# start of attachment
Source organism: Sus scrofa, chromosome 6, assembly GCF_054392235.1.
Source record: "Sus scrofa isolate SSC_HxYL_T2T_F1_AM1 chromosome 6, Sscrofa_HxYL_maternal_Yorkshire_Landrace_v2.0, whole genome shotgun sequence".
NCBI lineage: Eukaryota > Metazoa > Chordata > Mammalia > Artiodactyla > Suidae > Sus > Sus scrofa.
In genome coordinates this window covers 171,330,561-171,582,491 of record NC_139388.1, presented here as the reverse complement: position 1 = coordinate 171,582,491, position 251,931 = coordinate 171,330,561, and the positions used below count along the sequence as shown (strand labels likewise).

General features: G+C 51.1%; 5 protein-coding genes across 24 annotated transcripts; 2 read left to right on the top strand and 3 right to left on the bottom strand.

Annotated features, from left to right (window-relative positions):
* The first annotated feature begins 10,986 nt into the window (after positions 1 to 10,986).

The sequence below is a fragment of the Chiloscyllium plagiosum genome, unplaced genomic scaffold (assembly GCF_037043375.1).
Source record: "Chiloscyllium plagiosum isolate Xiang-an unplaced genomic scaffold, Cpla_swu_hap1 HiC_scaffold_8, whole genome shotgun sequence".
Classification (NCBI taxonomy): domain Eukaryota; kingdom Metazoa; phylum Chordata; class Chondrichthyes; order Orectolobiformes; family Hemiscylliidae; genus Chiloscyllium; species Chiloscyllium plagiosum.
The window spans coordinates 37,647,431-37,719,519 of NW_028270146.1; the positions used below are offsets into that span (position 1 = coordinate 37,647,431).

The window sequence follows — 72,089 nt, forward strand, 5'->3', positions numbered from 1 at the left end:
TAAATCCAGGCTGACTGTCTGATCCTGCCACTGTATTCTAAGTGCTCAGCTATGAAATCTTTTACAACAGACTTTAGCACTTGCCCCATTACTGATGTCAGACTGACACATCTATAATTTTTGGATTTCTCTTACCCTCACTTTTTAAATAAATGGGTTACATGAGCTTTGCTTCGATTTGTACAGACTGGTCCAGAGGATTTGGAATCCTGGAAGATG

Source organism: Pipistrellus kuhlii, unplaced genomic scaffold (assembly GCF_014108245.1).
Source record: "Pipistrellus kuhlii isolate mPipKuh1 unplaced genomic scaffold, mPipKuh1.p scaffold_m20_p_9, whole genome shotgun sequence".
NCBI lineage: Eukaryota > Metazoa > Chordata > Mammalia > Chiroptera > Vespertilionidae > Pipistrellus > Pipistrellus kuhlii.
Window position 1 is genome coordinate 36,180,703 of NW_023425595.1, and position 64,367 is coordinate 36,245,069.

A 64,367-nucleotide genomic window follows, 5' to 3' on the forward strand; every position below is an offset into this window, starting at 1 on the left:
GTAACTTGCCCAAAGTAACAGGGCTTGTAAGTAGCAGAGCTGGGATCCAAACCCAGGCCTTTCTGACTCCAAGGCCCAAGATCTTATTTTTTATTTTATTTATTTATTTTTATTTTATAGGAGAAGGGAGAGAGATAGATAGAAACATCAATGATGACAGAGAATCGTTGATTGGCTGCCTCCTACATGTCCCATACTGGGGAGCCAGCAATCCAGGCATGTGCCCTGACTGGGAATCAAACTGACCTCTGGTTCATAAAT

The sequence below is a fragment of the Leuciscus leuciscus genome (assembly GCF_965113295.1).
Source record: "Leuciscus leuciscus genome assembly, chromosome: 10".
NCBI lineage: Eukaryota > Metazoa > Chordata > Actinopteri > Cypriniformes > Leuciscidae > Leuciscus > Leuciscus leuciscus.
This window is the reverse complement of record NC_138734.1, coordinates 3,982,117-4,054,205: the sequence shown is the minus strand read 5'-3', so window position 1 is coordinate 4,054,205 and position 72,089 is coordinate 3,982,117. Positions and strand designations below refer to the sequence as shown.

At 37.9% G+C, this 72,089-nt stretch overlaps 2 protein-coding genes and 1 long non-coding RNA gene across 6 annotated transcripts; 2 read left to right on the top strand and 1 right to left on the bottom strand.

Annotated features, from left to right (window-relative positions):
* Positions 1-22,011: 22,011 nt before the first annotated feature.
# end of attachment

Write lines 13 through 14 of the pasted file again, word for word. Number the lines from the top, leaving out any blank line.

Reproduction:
TAAATCCAGGCTGACTGTCTGATCCTGCCACTGTATTCTAAGTGCTCAGCTATGAAATCTTTTACAACAGACTTTAGCACTTGCCCCATTACTGATGTCAGACTGACACATCTATAATTTTTGGATTTCTCTTACCCTCACTTTTTAAATAAATGGGTTACATGAGCTTTGCTTCGATTTGTACAGACTGGTCCAGAGGATTTGGAATCCTGGAAGATG

Source organism: Pipistrellus kuhlii, unplaced genomic scaffold (assembly GCF_014108245.1).